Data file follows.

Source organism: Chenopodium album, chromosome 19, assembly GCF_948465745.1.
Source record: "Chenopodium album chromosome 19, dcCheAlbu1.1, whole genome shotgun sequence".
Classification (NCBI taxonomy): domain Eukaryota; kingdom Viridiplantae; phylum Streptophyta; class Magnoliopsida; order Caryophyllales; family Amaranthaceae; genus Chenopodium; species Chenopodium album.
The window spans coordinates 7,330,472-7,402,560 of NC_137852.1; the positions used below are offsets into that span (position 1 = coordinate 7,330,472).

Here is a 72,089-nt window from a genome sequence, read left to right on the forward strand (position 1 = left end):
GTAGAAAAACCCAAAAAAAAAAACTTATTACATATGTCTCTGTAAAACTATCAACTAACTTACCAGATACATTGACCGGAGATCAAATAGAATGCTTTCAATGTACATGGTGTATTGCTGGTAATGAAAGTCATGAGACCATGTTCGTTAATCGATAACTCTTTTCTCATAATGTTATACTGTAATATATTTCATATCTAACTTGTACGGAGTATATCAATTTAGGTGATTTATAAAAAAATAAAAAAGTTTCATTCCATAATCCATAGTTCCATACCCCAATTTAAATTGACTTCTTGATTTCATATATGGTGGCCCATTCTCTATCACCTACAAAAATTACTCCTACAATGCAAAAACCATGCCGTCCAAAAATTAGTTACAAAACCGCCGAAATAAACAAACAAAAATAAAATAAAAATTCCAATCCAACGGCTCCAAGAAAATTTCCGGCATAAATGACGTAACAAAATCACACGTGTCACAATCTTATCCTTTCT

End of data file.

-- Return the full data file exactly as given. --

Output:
Source organism: Chenopodium album, chromosome 19, assembly GCF_948465745.1.
Source record: "Chenopodium album chromosome 19, dcCheAlbu1.1, whole genome shotgun sequence".
Classification (NCBI taxonomy): domain Eukaryota; kingdom Viridiplantae; phylum Streptophyta; class Magnoliopsida; order Caryophyllales; family Amaranthaceae; genus Chenopodium; species Chenopodium album.
The window spans coordinates 7,330,472-7,402,560 of NC_137852.1; the positions used below are offsets into that span (position 1 = coordinate 7,330,472).

Here is a 72,089-nt window from a genome sequence, read left to right on the forward strand (position 1 = left end):
GTAGAAAAACCCAAAAAAAAAAACTTATTACATATGTCTCTGTAAAACTATCAACTAACTTACCAGATACATTGACCGGAGATCAAATAGAATGCTTTCAATGTACATGGTGTATTGCTGGTAATGAAAGTCATGAGACCATGTTCGTTAATCGATAACTCTTTTCTCATAATGTTATACTGTAATATATTTCATATCTAACTTGTACGGAGTATATCAATTTAGGTGATTTATAAAAAAATAAAAAAGTTTCATTCCATAATCCATAGTTCCATACCCCAATTTAAATTGACTTCTTGATTTCATATATGGTGGCCCATTCTCTATCACCTACAAAAATTACTCCTACAATGCAAAAACCATGCCGTCCAAAAATTAGTTACAAAACCGCCGAAATAAACAAACAAAAATAAAATAAAAATTCCAATCCAACGGCTCCAAGAAAATTTCCGGCATAAATGACGTAACAAAATCACACGTGTCACAATCTTATCCTTTCT